Creative Conversatin’ Interview with Nordette Adams (Part 2 of 3)

New Orleans writer Nordette Adams

New Orleans writer Nordette Adams

For part one of this interview please click here . Part two begins now:

Aberjhani: Through your various websites and profiles, such as Writing Junkie, BlogHer, Red Room, and of course now your Examiner column, different audiences know you in different ways. Some read you as a blogger, journalist, poet, fiction writer or all-around fantabulous (I made that word up: fantastic plus fabulous–get it? ūüôā Internet literary presence. Do you have a preference for a particular genre, and if so, why that particular one?
Nordette: My moment of confession. I prefer to write fiction and poetry. Over the years there’s been a tug of war in my heart between fiction, in particular speculative fiction, and poetry. My practical side screams leave poetry alone because poetry doesn’t pay. I always thought I would be a novelist one day, and I address some of my misgivings about the failure to finish a novel in two posts at I came on the web with a goal in 2003, to build an author platform and prove I was marketable to publishers, but facing a variety of life challenges I fell off track, became a little discouraged.
Aberjhani: What about now?

Nordette: I look up now and “experts” are [still] telling authors they need to build platforms. *sigh* However, I’m starting to feel the groove again, posting poetry every now and then, such as Reading You Again and “Like a Revelations Day,” plus some others, but I’m trying to not fall into the trap of posting fiction or poetry online for instant reader feedback gratification. I’m working at sticking to a fiction writing schedule. As you know, it’s easier to find work in nonfiction than fiction and so creative writers can get sucked into becoming a non-fiction producer rather than a creative artist.

Aberjhani: What would you describe as the primary differences between those bloggers who are not journalists per se but practice what has been described as “citizen journalism,” and those professional journalists who have taken up blogging?
Nordette: Did you ask this question to get me into trouble? I think the difference is ethics training. Professional journalists, whether they honor it or not, have had courses in how to quote properly and not plagiarize or tamper with intent, how to report in an objective manner, how to do research and verify sources. Citizen journalists don’t have the training, but they can learn and must learn if they want to avoid being sued. What I see with professional journalists, including myself, is the struggle with the use of “I.” We’ve been taught that the reader doesn’t care what we think, but new media journalism shows us that readers want our opinions. The trick is to not go overboard and become a diary writer, to share your opinion but still be fair and inclusive. Also, professional journalists have been taught that the story’s the thing and now wonder why [just writing the story isn’t good enough.] Social media draws us into a world where people don’t read you simply because you’re good. They read you because they feel a connection to you. Being a successful journalist online is about networking almost as much as it is about writing well, linking to others in your own work, and giving shouts out sometimes whenever possible. Not exactly the way of the traditional lone writer.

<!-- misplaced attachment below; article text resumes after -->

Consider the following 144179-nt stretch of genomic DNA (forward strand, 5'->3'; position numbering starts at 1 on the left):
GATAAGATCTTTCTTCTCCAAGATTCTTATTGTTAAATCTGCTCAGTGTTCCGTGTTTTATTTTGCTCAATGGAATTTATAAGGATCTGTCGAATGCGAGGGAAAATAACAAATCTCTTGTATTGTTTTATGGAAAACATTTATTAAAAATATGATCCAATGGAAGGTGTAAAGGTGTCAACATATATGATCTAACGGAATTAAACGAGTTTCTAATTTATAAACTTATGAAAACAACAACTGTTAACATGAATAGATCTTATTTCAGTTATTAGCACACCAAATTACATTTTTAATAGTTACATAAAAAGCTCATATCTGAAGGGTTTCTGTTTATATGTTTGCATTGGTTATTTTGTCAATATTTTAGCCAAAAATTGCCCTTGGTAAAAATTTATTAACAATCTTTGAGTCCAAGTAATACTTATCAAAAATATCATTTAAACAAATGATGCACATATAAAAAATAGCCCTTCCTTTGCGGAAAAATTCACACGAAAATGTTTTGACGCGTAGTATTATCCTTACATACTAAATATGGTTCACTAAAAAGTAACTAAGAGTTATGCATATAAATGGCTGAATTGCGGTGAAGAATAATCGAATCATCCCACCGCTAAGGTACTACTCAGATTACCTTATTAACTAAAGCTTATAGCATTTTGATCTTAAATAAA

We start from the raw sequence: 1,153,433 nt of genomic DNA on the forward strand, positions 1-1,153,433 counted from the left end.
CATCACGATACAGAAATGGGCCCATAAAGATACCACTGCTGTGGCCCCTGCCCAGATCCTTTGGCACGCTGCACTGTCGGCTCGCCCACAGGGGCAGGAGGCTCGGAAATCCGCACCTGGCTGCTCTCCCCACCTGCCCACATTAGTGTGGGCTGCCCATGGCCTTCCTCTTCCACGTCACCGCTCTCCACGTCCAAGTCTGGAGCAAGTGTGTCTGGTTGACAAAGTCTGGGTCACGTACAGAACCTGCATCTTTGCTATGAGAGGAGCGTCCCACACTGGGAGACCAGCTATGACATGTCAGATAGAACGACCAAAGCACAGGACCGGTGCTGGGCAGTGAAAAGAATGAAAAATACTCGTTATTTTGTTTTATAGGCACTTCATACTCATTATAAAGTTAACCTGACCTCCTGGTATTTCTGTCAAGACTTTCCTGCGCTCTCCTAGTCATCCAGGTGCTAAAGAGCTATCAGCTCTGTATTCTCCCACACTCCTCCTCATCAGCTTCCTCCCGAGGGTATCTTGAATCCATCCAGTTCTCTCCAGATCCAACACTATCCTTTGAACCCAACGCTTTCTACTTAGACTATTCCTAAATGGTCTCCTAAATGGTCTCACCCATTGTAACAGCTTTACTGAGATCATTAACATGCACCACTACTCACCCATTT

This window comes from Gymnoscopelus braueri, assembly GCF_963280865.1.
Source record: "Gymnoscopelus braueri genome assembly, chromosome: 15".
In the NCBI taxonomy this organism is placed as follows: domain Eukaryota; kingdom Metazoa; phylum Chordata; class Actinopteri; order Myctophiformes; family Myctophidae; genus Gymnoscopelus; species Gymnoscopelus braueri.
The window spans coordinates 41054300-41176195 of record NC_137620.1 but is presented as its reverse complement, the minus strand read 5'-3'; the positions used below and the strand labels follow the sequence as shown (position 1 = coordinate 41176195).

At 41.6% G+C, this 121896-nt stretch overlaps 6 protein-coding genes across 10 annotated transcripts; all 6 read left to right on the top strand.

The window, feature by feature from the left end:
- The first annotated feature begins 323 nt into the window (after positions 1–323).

Aberjhani: I know that in recent years you have had to face some of the same challenges as me in terms of serving as a caregiver for aging parents. How has that affected you as a person and impacted upon you as a writer?
Nordette: I had more help than you did. My father was around to help with my mother and so were my children when my parents moved into my home, and so I was a little less isolated. I haven’t yet fully processed how it’s impacted me as a writer except that I’m aware of a need to have a more authentic voice with staying power, and I’ve been thinking more about self-mythology, the stories we tell ourselves about ourselves, how that translates into writing because at the end my mother, a woman of stories, did not know who I was or who she was either. I look at my father, whose memory is rather good, and see that I thought I knew him, but I really I do not. I keep contemplating what we do for love.

Next: Part Three, the Conclusion: on reading excellent authors.

by Aberjhani

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